31. 03. 2020 Benjamin Gröber Uncategorized

How to Couple systemd Services with a systemd Target Dynamically

When designing complex systems with a multitude of services, more often than not some of them logically form loosely coupled units. Usually these services should remain independent to a degree, i.e. free to be started or stopped independently. However, we also wanted a mechanism to command the loosely coupled unit as a whole. Sometimes however the units are not static, such that it is not possible to define such a unit beforehand.

NetEye 4 is one of these systems. Depending on the type of subscription, it will utilize different sets of services. It is based on CentOS 7, which comes with systemd as the init system, which we want to use to start and/or stop one of these units dynamically,

Systemd offers high configurability, which comes with the tradeoff of increased complexity. Here’s what we want to achieve:

  • A systemd target unit called neteye.target
  • A systemd service unit called static.service which will always be part of the target
  • A systemd service unit called dynamic.service which will only be part of the target when a certain condition is met
  • The service should start and stop whenever the target starts and stops, but never vice-versa

Challenge 1: Getting a Service to Start and Stop with Its Target

Between Wants=, Requires=, Requisite=, BindsTo= and PartOf= as possible candidate configurations, we were a little startled at first. The most challenging part to achieve was that the “parent” target should not be stopped along with the “child” service.

After a bit of testing, we hit upon the following combination to achieve exactly that:

[Unit]
Name=neteye.target
Wants=static.service

[Unit]
Name=static.service
PartOf=neteye.target

The Wants= ensures the start of the service without affecting the target on restarts/stops, while the PartOf is responsible for stopping the service whenever the target is stopped explicitly.

Challenge 2: Again, but Dynamically

As you can see above, this is no big deal whenever you can directly edit the systemd configuration files. However we did not want to modify any configuration files for existing services, as this would mean additional maintenance effort, and the risk of confusion between user changes and our changes.

The solution was simple once we found it: systemd supports a “PlugIn” arrangement, where additional properties can be set, or existing ones can be overridden, by placing them in a special ${ServiceName}.service.d/ directory. This is especially nice for “system” services like rsyslog which can be bound to NetEye using this technique.

This is the full example as before, split per file:

# File ./neteye.target
[Unit]
Name=neteye.target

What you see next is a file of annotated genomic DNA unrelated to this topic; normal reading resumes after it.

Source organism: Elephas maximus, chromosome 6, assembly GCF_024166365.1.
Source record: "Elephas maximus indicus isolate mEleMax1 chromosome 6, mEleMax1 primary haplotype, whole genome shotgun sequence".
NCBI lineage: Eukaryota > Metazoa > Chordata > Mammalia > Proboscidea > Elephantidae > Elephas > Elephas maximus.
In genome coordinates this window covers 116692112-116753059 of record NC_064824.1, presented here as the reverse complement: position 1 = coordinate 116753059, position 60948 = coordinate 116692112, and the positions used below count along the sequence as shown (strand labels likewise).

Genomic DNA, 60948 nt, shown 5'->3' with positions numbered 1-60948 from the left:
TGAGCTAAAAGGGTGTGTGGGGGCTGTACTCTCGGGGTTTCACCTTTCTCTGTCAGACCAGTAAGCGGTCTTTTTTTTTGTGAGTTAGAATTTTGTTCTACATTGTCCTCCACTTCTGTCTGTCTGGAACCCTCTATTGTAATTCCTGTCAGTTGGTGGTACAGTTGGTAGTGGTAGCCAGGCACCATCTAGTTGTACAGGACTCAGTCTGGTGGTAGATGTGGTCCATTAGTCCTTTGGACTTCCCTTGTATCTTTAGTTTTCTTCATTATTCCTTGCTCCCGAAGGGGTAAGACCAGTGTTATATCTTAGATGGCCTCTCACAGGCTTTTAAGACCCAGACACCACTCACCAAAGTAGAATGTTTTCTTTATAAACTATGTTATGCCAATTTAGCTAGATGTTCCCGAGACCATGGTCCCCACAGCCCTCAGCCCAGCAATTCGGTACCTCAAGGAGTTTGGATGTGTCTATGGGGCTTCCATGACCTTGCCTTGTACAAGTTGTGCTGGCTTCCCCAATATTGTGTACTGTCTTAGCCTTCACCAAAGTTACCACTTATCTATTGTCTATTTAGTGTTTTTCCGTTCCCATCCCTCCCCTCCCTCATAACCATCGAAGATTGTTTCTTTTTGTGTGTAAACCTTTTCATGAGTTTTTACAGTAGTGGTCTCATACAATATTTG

Wants=static.service
# File ./static.service
[Unit]
Name=static.service
PartOf=neteye.target

Running the command systemctl list-dependencies neteye.target will give the following output:

[root@neteye-test ~]# systemctl list-dependencies neteye.target
neteye.target
● └─static.service

Now we want to add the dynamic.service to NetEye, without modifying any of the above files. Assuming that we also do not want to touch the service file, we can do the following:

# File ./dynamic.service
[Unit]
Name=dynamic.service
# File ./neteye.target.d/dynamic.service.conf
[Unit]
Wants=dynamic.service
# File ./dynamic.service.d/neteye.target.conf
[Unit]
PartOf=neteye.target

After reloading the systemd configuration with the systemctl daemon-reload command, systemctl list-dependencies neteye.target shows the following:

[root@neteye-test ~]# systemctl list-dependencies neteye.target
neteye.target
● ├─dynamic.service
● └─static.service

Now whenever we start or stop the neteye.target, both dynamic.service and static.service will follow. However any action on one of the services will have no effect whatsoever on the other ones, given that they are not bound by other constraints.

Benjamin Gröber

Benjamin Gröber

R&D Software Architect at Wuerth Phoenix
Hi, my name is Benjamin and I'm Software Architect in the System Integration Research & Development Team at Wuerth Phoenix. I discovered my passion for Computers and Technology when I got my first PC shortly after my 7th birthday in 1999. Using computers and playing with them soon got boring and so, just a few years later, I taught myself Visual Basic and entered the world of Software Development. Since then I loved trying to keep up with the short lived, fast evolving IT world and exploring new technologies, eventually putting them to good use. Lately I'm investing my free time in the relatively new languages Go and Rust.

Author

Benjamin Gröber

Hi, my name is Benjamin and I'm Software Architect in the System Integration Research & Development Team at Wuerth Phoenix. I discovered my passion for Computers and Technology when I got my first PC shortly after my 7th birthday in 1999. Using computers and playing with them soon got boring and so, just a few years later, I taught myself Visual Basic and entered the world of Software Development. Since then I loved trying to keep up with the short lived, fast evolving IT world and exploring new technologies, eventually putting them to good use. Lately I'm investing my free time in the relatively new languages Go and Rust.

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